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Official transcript of Don McGahn’s testimony released by House Judiciary Committee

By PhillyNews.FYI , in News , at June 9, 2021 Tags: ,


Kraushaar continues, “His erratic behavior since losing the presidential election — exemplified by his conspiracy theorizing and suppression of the GOP vote in Georgia’s Senate runoffs in January, handing Democrats the majority — is only accelerating as the midterms draw closer. It’s leading to increasing Republican pessimism about their chances of retaking the Senate majority next year, even as the political environment is awfully favorable on paper to the party out of power.”

The reporter notes that when Trump was in the White House, he was a “one-man turnout machine” in red states despite his “worst political impulses.” But in the Biden era, according to Kraushaar, Trump is “showing little willingness to play ball with party leadership”

and has “picked his favorites with abandon, elevating a leading election denialist like Rep. Mo Brooks to front-runner status in Alabama, opposing party-backed Sen. Lisa Murkowski in Alaska, and urging a political novice like former NFL star Herschel Walker to run in a must-win Georgia contest.”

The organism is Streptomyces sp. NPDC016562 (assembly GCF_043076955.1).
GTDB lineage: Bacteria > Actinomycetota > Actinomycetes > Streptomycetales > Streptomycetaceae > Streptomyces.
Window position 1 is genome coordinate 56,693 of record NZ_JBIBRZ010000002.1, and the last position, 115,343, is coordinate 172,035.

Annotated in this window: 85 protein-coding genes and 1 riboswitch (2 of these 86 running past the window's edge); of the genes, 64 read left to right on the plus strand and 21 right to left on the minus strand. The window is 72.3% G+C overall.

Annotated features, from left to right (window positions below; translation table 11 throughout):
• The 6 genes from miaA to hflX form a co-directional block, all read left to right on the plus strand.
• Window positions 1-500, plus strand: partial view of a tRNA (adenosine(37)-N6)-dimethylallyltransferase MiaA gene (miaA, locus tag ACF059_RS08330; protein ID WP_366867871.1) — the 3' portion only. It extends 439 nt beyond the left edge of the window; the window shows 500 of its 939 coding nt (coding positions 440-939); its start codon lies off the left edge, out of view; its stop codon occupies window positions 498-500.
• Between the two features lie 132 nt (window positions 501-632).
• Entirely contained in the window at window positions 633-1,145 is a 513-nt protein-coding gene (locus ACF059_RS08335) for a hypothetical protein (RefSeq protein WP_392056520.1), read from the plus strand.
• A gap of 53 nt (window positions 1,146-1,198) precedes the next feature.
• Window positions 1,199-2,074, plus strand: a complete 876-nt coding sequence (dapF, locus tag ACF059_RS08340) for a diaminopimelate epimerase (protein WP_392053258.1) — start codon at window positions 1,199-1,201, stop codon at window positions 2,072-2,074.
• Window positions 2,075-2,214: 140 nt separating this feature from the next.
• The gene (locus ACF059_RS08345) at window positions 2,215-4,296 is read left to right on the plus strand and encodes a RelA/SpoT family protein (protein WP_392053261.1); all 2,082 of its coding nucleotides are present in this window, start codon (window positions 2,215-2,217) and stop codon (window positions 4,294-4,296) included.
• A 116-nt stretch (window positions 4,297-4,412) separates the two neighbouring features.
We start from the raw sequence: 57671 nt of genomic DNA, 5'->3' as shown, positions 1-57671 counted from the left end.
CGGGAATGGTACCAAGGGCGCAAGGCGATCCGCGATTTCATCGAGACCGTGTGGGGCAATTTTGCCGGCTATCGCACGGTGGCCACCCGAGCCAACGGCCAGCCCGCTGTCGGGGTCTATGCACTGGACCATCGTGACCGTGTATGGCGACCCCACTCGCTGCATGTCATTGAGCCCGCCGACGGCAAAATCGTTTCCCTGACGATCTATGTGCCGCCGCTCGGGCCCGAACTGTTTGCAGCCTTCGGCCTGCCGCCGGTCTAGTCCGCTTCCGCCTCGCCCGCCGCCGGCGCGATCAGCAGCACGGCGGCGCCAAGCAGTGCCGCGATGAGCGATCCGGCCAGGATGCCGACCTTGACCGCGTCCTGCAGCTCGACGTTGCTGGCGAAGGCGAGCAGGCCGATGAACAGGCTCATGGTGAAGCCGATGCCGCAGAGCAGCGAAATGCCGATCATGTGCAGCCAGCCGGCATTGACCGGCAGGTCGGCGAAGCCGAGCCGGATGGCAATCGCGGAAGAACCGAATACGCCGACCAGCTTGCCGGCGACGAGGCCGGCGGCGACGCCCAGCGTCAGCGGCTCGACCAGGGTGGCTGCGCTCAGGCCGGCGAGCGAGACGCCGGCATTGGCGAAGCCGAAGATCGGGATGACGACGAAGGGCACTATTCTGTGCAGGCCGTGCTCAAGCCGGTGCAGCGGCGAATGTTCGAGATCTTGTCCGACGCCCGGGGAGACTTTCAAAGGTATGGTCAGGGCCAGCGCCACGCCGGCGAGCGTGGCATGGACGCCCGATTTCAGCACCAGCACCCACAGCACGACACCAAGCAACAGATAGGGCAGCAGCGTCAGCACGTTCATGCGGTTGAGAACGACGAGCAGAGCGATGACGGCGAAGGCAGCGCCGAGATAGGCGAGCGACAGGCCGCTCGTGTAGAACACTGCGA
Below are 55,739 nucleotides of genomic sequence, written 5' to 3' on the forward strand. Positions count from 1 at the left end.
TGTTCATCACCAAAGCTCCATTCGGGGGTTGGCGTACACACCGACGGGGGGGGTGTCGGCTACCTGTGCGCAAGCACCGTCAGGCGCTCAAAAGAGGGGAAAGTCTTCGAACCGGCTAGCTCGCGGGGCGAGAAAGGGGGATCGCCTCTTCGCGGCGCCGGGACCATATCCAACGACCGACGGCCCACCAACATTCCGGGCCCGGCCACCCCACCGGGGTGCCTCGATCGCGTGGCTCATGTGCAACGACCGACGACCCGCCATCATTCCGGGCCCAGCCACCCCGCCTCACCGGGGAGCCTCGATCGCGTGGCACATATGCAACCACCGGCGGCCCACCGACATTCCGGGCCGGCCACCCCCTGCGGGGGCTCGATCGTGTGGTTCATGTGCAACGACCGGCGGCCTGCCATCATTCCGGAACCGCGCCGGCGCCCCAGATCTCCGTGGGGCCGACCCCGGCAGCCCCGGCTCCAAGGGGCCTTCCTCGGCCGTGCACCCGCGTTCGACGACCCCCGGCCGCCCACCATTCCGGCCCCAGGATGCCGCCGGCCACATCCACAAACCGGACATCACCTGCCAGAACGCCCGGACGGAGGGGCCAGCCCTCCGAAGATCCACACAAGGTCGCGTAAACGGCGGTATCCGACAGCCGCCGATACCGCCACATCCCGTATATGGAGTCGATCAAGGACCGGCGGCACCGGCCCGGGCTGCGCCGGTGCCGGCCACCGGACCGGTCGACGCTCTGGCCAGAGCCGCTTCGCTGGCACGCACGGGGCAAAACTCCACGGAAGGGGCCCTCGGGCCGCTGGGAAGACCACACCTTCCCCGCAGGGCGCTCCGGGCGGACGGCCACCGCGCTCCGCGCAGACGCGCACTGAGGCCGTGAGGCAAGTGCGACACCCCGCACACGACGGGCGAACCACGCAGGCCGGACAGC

A GOP senior strategist, quoted anonymously, told the Journal, “We can’t let this guy pick our candidates if we want to be in the Senate majority.”

One of the 2022 U.S. Senate races that Republicans are watching “nervously,” according to Kraushaar, is the one in Missouri.

“Scandal-plagued former Gov. Eric Greitens has already hired top Trump campaign official — and Don Jr. girlfriend — Kimberly Guilfoyle as his campaign chair,” Kraushaar observes. “Missouri is a reliably Republican state, but Greitens’s baggage is so extensive that his nomination would potentially put the race in play.”

How much Trump’s endorsement will help or hurt the GOP in the 2022 midterms depends a lot on the state. Trump tends to endorse the most extreme far-right candidates in Republican primaries, which isn’t a big problem in deep red states where Democrats seldom win statewide races. But it could be a major problem in blue states and swing states if the GOP is saddled with a Trump-approved far-right extremist in the general election.

“Trump is more interested in reshaping the party in his own image than in helping the GOP win back control of Congress,” Kraushaar writes. “If Republicans aren’t willing to fight for their own interests, they’ll end up surrendering not just to Trump, but to Democratic control of the Senate.”

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